BOZEMAN – The drug epidemic, from meth and heroin to prescription drugs and opioids, continues to rise across the country.
Teams like the Missouri River Drug Task Force go undercover to try and stop it but it is an uphill battle.
The task force works around the clock trying to curb the presence of dangerous drugs like meth and heroin, stopping them at their source.
As times change, the battle gets tougher.
“We’re here for our communities,” says Capt. Ryan Stratman, commander of the Missouri Drug Task Force. “We are here for all of the seven counties that we work in.”
It’s a scourge that has been labeled an epidemic across the entire United States.
Commander Stratman says having dangerous drugs like methamphetamine is almost never the only crime.
“A lot of these crimes that we estimate in the 90 percentile of the crimes committed revolve around drugs and alcohol,” Stratman says. “The opioid crisis is growing and just as we haven’t seen all of the growth that other areas in the United States have seen, we are slowly behind the curve in Montana when it comes to our higher populations and some of the problems that come with that.”
When it comes to stopping the worst, Commander Stratman’s undercover officers are the first to investigate.
“These are long, complex investigations with multiple individuals involved,” Stratman says. “They’re hard workers and they take this job on and they take it seriously.”
The officers say the drug epidemic applies to many drugs, including opioids, marijuana, meth, and heroin.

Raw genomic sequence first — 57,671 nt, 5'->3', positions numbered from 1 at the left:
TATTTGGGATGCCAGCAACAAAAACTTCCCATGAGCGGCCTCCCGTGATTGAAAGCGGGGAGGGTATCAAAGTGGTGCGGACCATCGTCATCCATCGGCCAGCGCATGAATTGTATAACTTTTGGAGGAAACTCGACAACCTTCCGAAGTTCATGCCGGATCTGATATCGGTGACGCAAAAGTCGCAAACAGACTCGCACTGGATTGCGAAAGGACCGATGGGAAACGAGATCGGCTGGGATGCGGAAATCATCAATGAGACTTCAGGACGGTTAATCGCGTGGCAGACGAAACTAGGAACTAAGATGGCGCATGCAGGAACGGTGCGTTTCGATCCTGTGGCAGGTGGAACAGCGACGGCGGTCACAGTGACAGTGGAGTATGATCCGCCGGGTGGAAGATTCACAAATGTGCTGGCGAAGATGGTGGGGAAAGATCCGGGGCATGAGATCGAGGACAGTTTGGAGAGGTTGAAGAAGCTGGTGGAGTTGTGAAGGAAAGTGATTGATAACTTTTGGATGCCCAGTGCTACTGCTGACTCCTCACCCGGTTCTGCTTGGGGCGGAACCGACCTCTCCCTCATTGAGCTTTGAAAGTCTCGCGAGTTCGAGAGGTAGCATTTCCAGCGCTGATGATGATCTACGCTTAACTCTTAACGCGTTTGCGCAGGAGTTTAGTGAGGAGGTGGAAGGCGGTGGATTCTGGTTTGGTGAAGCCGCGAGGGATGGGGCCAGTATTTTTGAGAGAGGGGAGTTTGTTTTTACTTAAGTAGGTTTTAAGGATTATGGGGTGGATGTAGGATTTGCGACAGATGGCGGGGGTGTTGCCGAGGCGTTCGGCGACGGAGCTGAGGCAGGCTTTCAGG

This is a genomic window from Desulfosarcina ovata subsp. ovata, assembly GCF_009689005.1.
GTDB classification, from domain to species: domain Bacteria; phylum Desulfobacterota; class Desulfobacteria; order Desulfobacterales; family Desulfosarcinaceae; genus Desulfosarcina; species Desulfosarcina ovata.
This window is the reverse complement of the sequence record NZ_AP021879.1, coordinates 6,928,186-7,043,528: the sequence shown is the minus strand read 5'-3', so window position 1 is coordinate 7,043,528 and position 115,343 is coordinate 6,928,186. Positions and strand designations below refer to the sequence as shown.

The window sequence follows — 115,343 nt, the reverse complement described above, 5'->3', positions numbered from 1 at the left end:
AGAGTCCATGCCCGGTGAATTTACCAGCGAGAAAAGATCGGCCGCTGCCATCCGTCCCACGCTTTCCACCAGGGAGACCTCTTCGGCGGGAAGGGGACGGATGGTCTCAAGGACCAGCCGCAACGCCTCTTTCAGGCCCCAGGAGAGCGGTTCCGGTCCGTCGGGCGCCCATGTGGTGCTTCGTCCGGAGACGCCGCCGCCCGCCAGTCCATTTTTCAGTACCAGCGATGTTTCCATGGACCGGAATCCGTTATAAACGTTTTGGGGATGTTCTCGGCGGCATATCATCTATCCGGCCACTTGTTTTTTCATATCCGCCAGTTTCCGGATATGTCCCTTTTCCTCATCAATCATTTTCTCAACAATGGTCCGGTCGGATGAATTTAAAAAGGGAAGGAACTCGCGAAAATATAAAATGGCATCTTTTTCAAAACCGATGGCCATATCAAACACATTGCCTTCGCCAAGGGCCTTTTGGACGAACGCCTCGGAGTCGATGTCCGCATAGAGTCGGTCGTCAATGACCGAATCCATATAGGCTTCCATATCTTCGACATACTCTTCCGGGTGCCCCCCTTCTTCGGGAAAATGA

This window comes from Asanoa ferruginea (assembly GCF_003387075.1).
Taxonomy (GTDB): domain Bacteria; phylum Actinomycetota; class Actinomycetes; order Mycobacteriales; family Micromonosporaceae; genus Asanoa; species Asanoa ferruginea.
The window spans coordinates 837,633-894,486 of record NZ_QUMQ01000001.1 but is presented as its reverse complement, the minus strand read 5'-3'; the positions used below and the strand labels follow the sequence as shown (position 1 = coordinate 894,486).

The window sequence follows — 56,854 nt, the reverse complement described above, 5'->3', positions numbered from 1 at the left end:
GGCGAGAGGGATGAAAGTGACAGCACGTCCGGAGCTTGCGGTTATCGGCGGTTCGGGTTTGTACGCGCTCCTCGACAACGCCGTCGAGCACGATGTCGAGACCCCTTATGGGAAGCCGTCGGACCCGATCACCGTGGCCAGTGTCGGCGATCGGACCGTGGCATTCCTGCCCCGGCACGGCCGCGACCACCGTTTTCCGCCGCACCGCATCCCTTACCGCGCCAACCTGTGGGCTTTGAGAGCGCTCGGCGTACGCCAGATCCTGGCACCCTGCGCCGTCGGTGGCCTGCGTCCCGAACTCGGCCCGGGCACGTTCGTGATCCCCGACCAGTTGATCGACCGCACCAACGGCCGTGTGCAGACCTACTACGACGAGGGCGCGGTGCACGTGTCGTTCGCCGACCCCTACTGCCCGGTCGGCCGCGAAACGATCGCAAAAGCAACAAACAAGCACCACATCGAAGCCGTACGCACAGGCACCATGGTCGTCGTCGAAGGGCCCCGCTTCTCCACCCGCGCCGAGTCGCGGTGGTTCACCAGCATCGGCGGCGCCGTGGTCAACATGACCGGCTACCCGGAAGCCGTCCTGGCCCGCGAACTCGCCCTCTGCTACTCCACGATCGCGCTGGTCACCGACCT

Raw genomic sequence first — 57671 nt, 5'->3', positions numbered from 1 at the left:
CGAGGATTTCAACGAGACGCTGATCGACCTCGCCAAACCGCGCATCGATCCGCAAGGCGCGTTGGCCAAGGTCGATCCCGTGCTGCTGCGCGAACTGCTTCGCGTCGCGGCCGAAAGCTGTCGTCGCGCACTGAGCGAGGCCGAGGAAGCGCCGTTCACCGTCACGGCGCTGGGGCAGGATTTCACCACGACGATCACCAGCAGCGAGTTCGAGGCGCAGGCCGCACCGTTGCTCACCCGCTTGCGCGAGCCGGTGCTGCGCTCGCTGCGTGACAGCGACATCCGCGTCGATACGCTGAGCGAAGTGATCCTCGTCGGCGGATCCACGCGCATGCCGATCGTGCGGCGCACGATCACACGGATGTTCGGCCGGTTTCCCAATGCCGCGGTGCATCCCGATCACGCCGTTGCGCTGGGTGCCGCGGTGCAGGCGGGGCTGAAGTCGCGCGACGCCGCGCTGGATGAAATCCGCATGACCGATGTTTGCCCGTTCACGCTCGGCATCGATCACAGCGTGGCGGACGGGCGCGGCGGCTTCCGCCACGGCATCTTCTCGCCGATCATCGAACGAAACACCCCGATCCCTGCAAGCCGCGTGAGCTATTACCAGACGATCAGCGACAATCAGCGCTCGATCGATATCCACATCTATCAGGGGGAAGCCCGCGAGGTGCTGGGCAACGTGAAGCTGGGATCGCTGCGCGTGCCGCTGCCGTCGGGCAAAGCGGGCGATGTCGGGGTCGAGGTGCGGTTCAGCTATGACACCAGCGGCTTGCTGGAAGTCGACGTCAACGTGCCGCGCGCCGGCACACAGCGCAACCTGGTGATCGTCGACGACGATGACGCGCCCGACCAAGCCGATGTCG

According to the task force, the concern with marijuana lies in the THC level.
Back in the ‘90s, they say the drug used to have seven percent.
Present day, bump that up to 30 to 40 percent with marijuana products like wax and shatter bumping up to 90 percent.
With meth, though, they say the concern is steeper as it has become easier to purchase.
The task force says seven years ago, a gram cost about $180.
Looking at today, three-and-a-half grams could have a street cost of $50 to $80.
And while labs are less prevalent, 90 to 95 percent comes from Mexico.
The task force says prescription drugs are also a big problem and they are easy to get so drug drop-off boxes are very useful.
Still, when it comes to the overall drug epidemic, they say meth is the larger issue.
“Our number one drug that we investigate is methamphetamine,” Stratman says. “Methamphetamine is absolutely the epidemic that we continue to see in Montana. It’s prevalent here and that’s our focus in our investigations is to stop the meth from coming into the state. We target those individuals bringing it into our communities.”
And, as the task force hopes, some public education that could make a difference in Montana.
“When you hear of the opioid crisis or you hear of a drug epidemic or you hear of methamphetamine, now you have some understanding of what the task force is and what they do,” Stratman says.
The commander adds that any report of suspicious activity from you can also go a long way to help their mission.
Reporting by Cody Boyer for MTN News